Abstract: At present, the expected occurrence of a massive earthquake in the Tokyo metropolitan area is a matter of concern for the Japanese Cabinet Office. In the event of a major urban disaster, it is unclear whether the present policy of housing assistance will work effectively. Microsimulation is a useful research approach to make preliminary proposals for concrete policy issues. To carry out a reliable microsimulation, a household’s behavior model was developed using an Internetbased questionnaire system. In addition, the microdata pertaining to rental housing and construction sites of prefabricated housing were generated. Based on these foundational works, a microsimulation model that illustrates the temporary housing situation following an urban disaster was developed. This paper discusses (1) the microsimulation outline, (2) the results of calculations, and (3) issues concerning and ways to enhance the developed model to resolve these issues.


Modeling the impact of taxes and transfers on child poverty in South Africa / Kate Wilkinson

Abstract: The research described here shows how microsimulation modelling can be used to analyse the impact of tax and transfer policy on the situation of children in South Africa. Given that the government has made explicit legislative commitments to children and that poverty rates are highest for households containing children it might be expected that children would be a priority in policy reforms. The microsimulation model SAMOD is used to simulate certain policy reforms announced in the 2008 budget, and implemented during 2008, and explore the impact of these reforms on children and other age groups across the income distribution. A budget-neutral policy reform is also considered to determine the extent to which policy could do more to support children without adversely affecting other poor groups.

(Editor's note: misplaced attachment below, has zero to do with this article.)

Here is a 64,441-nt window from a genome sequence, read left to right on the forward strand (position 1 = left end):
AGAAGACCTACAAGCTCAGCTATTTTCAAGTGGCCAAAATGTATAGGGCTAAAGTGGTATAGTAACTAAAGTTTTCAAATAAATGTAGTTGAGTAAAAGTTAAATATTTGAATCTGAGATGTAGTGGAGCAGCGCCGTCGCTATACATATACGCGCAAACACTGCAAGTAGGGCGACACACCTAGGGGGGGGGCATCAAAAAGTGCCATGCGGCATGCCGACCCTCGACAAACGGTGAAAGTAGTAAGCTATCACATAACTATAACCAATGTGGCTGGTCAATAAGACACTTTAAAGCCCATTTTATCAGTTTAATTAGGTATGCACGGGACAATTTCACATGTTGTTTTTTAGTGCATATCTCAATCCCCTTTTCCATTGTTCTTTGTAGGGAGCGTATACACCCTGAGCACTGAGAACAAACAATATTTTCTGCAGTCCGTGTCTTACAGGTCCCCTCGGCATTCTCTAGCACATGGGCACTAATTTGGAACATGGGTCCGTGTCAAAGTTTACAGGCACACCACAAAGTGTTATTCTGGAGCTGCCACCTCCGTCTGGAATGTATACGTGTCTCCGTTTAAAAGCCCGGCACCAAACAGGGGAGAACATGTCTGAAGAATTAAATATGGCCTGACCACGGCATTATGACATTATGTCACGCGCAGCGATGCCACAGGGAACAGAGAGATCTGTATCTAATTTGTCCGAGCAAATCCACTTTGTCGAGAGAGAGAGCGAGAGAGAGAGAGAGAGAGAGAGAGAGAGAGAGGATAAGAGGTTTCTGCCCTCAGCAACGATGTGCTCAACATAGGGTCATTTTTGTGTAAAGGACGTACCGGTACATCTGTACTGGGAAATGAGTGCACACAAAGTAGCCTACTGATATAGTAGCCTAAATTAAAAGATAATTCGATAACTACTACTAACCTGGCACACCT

A dynamic MSM with agent elements for spatial demographic forecasting / Wu, Birkin, & Rees

            Abstract : Individual based models such as Microsimulation models (MSM) provide an alternative to macroscopic models in social simulation and modeling. In contrast to the traditional models where individual characteristics are often blurred or even disregarded, MSM provides the realistic disaggregated information that is often vital for modern policy problems. MSM has been extensively applied and well tested in social modeling. However, it has been criticized for being less strong in modeling interactions between individuals and individual behaviors. MSM also struggles where realistic micro-data are not available. Agent Based Models (ABM) can model the demographic process through interactions between the agents and with the environment that they live in. The combination of MSM and ABM provides a new approach to enhance complex social modeling. In our study, we attempt to provide better groundwork to facilitate policy and decision making for the UK population through a hybrid model that combines the strength of the two complementary techniques.



Non-Symposium Article


            Factors associated with email and Internet use for health information and communications among Australians and New Zealanders / Robin Gauld

            Research into the use of email and the Internet for health information and communications has predominantly hailed from North America and European Union countries. By drawing on an Australian and New Zealand survey sample (n=406) of health Internet users, this article expands the field. It explores factors associated with a series of email and Internet use behaviors including use of email to communicate with doctors, presenting Internet information to doctors, perceptions of Internet information reliability, and checking of website credentials. Regression results reveal a digital divide within the Internet using population; that those who email doctors believe this improves communications; that more frequent Internet searchers had higher odds of finding information not previously provided by their doctor, and of taking Internet information to their doctor; that those expressing difficulty communicating with doctors had higher odds of believing Internet information to be more useful; and that older respondents were more likely to perceive Internet information to be reliable, yet less likely to check website provider credentials. Implications of these findings are discussed.